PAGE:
How To Use Squid Proxy To Access Services In Another VPC Using Private Service Connect

11 Feb, 2024
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This blog uses a Squid Proxy VM to access services in another Google Cloud VPC. Clients connect to the Squid Proxy VM using Private Service Connect. This prevents overlapping IP address issues and reduces networking complexities such as peering and routing.

Solution overview

Clients connect to Destination VPC-services via the Squid Proxy using:

curl -x http://proxy.xebia:3128 http://example-server.xebia/

While Squid can be used as a transparent proxy, this blog uses an explicit proxy for simplicity’s sake.

The Destination VPC-services are exposed by the Squid Proxy using Private Service Connect:

Connectivity overview

A service published using Private Service Connect is available for consumers in other VPCs via endpoints and/or backends. Endpoints are based on a forwarding rule. Backends are based on a load balancer. Previous figure shows an Endpoint-based connection.

Services are published using a service attachment. The service attachment allows/denies (client) connection requests and specifies how the service is hosted in the Destination VPC.

Find the full example on GitHub.

Solution deployment

The following configuration enables the Squid Proxy to receive Source VPC requests:

  • Setup Squid Proxy server

The Squid configuration listens on port 3128 and happily forwards all HTTP traffic:

http_port 3128


# Allow all HTTP traffic, use a more fine-grained setup in production..
http_access allow all
  • Publish Squid Proxy service

The service is published using a service attachment that targets the Squid Proxy server load balancer:

resource "google_compute_service_attachment" "proxy" {
  project = var.project_id
  region  = "europe-west1"
  name    = "squid-proxy"

  nat_subnets           = [google_compute_subnetwork.destination_vpc_psc.self_link]
  target_service        = google_compute_forwarding_rule.proxy.self_link


Clients – service consumers – connect to the service using an IP address from the dedicated NAT subnet. Each client connection consumes one IP address from the subnet. When multiple connections are created, each connection consumes one IP address. Hence, size the subnet sufficiently:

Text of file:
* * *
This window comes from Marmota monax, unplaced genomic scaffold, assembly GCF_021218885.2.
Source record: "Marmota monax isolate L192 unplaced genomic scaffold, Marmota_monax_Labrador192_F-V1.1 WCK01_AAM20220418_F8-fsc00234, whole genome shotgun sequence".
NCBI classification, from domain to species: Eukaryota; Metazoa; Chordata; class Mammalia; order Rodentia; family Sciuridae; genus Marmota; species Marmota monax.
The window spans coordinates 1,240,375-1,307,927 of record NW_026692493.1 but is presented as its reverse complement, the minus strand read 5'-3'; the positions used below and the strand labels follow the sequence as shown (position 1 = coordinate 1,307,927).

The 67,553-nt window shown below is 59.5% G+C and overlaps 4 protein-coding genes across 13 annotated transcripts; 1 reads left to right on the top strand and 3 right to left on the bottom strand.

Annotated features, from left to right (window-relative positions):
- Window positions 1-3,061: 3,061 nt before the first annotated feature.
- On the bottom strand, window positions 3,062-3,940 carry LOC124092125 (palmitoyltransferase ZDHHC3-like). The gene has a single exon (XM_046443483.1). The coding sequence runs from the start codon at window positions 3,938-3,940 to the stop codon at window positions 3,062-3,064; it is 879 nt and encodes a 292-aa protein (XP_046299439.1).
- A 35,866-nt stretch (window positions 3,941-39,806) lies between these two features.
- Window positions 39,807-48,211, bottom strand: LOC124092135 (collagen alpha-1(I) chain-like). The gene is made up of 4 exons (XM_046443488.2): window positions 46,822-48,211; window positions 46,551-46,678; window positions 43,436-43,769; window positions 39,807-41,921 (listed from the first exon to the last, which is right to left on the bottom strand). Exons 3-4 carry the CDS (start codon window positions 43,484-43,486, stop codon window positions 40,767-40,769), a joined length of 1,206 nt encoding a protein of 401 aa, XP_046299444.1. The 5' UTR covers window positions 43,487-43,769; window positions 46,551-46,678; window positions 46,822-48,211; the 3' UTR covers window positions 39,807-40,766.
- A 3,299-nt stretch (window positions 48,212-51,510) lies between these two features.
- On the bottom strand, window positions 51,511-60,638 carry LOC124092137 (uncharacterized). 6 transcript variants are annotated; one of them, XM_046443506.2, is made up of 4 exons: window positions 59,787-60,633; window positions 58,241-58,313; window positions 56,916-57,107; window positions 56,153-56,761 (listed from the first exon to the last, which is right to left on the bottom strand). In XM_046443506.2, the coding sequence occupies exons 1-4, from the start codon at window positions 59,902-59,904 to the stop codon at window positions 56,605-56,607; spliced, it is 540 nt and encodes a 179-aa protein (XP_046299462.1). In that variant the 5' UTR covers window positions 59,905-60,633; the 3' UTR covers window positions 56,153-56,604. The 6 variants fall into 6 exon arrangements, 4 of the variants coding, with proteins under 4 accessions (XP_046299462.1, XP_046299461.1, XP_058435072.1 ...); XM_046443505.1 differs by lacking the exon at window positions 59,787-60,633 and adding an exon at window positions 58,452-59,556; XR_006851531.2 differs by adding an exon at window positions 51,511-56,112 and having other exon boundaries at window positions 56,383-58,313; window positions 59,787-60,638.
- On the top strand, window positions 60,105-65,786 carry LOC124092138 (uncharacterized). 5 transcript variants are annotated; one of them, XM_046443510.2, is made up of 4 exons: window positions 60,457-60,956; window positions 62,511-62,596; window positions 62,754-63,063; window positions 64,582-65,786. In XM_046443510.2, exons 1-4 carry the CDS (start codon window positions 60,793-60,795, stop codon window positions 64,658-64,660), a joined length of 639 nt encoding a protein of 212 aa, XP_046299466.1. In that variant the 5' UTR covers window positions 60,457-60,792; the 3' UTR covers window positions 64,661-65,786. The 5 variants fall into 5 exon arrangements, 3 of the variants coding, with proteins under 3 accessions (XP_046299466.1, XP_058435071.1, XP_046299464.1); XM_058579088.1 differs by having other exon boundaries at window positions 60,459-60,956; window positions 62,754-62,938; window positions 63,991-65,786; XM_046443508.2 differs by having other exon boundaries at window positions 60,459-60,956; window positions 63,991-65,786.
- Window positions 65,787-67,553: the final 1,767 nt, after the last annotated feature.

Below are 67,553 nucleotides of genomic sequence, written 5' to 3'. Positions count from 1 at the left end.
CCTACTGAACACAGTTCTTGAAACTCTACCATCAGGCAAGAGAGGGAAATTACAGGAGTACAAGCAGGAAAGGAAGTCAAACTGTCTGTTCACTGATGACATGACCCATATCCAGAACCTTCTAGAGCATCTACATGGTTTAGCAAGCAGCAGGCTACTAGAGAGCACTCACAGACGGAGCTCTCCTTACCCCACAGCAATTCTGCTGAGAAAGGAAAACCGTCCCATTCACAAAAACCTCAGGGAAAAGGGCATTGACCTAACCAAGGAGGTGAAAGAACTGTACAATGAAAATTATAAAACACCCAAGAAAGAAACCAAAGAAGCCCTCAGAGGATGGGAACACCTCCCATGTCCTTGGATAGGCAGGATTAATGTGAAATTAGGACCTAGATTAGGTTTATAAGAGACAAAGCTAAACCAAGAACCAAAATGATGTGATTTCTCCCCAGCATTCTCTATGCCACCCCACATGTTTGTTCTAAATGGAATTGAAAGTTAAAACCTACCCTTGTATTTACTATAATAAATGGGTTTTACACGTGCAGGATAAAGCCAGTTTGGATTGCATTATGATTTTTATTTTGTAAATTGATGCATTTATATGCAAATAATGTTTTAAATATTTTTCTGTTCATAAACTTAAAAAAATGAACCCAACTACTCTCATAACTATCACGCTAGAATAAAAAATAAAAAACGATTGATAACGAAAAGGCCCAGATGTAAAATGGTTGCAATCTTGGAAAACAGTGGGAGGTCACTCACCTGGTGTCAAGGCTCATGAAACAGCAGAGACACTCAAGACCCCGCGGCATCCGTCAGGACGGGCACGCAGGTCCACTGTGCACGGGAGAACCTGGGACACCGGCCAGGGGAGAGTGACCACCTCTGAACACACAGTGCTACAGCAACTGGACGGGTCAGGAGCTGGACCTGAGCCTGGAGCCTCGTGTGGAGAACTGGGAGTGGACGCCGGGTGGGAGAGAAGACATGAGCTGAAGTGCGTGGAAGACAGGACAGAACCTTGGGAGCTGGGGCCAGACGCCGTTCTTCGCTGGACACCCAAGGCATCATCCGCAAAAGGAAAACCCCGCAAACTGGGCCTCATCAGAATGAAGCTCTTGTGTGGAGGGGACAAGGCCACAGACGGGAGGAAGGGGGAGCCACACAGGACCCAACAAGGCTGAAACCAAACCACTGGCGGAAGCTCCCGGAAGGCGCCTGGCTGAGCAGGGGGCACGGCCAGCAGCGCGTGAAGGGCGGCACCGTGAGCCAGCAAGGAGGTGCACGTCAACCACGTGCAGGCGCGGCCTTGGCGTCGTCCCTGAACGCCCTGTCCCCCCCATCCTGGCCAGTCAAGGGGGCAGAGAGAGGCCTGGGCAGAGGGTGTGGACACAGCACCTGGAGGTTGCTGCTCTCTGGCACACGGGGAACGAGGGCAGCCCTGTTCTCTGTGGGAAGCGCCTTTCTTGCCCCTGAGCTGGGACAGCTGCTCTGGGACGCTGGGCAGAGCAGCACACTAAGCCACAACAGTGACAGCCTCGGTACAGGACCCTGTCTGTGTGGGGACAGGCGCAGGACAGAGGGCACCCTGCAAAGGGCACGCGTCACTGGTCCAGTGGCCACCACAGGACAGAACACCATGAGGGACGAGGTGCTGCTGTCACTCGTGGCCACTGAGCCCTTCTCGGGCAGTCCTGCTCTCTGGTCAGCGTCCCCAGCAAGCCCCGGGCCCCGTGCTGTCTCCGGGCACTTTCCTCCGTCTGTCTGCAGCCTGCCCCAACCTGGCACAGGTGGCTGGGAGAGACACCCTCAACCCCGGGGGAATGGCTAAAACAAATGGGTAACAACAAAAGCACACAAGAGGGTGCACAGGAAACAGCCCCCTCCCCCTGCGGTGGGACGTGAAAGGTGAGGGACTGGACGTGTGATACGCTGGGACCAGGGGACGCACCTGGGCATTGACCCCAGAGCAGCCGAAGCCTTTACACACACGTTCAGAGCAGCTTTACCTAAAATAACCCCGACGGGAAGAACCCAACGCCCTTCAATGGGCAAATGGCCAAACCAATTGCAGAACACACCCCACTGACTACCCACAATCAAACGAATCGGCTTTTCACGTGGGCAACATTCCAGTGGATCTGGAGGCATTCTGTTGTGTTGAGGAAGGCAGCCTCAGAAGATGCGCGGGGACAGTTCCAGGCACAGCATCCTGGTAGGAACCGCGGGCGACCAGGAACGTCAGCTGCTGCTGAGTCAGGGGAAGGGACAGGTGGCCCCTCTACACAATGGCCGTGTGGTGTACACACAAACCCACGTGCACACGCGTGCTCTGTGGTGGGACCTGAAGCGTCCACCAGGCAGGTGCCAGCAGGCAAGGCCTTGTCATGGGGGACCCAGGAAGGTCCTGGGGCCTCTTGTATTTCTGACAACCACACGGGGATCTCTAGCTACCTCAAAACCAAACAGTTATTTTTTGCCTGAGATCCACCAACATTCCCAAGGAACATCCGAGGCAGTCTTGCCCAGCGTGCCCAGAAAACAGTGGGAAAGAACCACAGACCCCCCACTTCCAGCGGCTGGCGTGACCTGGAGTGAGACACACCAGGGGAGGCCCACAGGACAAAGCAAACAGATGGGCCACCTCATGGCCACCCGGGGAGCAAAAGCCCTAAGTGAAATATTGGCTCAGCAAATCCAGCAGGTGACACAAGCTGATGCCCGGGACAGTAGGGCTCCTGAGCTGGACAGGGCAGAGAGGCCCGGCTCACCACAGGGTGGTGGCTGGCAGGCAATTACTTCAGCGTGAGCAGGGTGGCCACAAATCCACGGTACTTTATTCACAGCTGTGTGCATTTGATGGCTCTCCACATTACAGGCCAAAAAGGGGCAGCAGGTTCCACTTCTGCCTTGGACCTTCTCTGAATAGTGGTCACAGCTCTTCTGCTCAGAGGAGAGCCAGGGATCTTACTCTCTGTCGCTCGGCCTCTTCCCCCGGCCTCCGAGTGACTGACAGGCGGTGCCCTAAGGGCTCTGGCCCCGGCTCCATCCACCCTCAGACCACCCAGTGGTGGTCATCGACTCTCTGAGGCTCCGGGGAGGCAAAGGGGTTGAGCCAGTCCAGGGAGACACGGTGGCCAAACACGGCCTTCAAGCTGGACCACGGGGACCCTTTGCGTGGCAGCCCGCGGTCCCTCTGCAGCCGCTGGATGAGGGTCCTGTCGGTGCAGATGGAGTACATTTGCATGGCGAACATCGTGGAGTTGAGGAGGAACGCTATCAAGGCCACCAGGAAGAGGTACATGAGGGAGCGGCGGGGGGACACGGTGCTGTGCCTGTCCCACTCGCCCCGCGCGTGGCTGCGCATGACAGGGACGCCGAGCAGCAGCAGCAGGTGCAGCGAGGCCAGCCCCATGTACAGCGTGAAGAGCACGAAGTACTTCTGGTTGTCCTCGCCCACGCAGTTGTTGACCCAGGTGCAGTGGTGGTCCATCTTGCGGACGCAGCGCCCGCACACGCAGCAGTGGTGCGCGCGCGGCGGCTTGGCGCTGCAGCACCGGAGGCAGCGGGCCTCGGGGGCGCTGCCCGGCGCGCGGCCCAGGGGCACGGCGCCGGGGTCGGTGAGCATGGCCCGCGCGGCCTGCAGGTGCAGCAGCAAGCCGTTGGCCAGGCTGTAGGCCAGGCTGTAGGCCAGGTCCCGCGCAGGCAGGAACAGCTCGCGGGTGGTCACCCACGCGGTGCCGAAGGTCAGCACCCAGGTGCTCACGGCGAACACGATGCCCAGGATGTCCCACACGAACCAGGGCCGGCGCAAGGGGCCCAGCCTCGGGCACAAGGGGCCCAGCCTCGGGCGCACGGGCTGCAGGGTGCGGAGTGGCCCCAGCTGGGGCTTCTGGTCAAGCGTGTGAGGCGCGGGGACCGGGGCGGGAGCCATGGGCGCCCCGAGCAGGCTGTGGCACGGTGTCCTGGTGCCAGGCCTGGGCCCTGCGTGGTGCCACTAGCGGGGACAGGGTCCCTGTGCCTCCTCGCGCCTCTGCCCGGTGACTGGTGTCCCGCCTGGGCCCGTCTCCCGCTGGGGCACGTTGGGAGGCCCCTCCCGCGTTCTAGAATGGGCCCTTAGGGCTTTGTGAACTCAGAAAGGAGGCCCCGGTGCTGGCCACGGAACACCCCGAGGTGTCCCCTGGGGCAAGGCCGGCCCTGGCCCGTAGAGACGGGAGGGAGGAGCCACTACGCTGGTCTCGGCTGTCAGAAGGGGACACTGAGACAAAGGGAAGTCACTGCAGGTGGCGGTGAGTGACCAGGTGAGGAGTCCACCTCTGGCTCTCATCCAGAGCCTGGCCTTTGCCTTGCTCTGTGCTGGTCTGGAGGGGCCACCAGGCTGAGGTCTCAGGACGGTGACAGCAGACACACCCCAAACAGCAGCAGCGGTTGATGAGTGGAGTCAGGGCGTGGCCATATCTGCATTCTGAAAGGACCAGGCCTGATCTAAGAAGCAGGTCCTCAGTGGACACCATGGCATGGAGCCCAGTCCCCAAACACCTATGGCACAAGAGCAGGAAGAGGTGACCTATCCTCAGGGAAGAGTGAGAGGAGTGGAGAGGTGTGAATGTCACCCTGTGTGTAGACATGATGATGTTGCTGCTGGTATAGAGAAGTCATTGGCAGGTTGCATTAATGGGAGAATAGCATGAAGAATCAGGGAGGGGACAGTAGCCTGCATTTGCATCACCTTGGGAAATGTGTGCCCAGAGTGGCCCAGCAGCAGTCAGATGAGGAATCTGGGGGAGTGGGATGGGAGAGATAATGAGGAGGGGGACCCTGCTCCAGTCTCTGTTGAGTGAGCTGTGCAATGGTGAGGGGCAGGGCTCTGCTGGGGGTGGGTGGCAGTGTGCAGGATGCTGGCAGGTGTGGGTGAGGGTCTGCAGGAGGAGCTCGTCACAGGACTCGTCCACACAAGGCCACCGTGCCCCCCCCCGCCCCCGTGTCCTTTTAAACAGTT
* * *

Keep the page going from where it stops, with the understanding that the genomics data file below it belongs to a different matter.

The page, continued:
resource "google_compute_subnetwork" "destination_vpc_psc" {
  project       = var.project_id
  network       =
  name          = "${}-psc"
  region        = "europe-west1"
  ip_cidr_range = ""

  • Configure Squid Proxy client connection

First, add the Private Service Connect endpoint to the Source VPC:

resource "google_compute_forwarding_rule" "proxy_endpoint" {
  project = var.project_id
  region  = "europe-west1"
  name    = "squid-proxy-endpoint"

  ip_address =
  load_balancing_scheme = "" # Prevent default to 'EXTERNAL'

  network    =
  subnetwork =

  target =

Finally, accept the client connection via the service attachment:

resource "google_compute_service_attachment" "proxy" {
  project = var.project_id
  region  = "europe-west1"
  name    = "squid-proxy"

  connection_preference = "ACCEPT_MANUAL"

  # Accept up to 4 connections from the example project
  consumer_accept_lists {
    project_id_or_num = var.project_id
    connection_limit  = 4
  • Consume Squid Proxy service

Access Destination VPC services via the Squid Proxy:

curl -x http://proxy.xebia:3128 http://example-server.xebia/

Check the full example on GitHub to add the DNS configuration.


Private Service Connect simplifies service networking. Peering and routing technicalities no longer apply. While this makes it easier to connect services, it might be a downside for Squid Proxy use cases. With Private Service Connect the Squid Proxy server moves to the Destination VPC network, causing it to lose the Source VPC network details. Without this details Squid Proxy access control list capabilities can not rely on client IP addresses (both NAT’ed and/or included in the PROXY protocol header). Alternatively, Squid Proxy can use Proxy authentication (username/password) to detect clients and enforce access control lists. But, perhaps it makes more sense to directly publish the services you plan to expose.

While Private Service Connect simplifies connecting to services in other VPCs, it has it’s own trade-offs. First, communication is still limited to one-way communication. Two-way communication would require a reverse connection. Furthermore, the usage of dedicated NAT subnets puts a demand on the Destination VPC design, more so because these subnets can only be used by a single service attachment.


There are endless ways to connect Google Cloud VPCs. Squid Proxy VMs published via Private Service Connect allow clients from any VPC to access services in the target VPC and monitor traffic. Additional efforts, such as Proxy Authentication, are required to control traffic using access control lists. Finally, note that clients must be made aware of the proxy to access services. Perhaps this could be further simplified by exposing the target services directly.

Image by Pexels from Pixabay

Laurens Knoll
As a cloud consultant I enjoy taking software engineering practices to the cloud. Continuously improving the customers systems, tools and processes by focusing on integration and quality.

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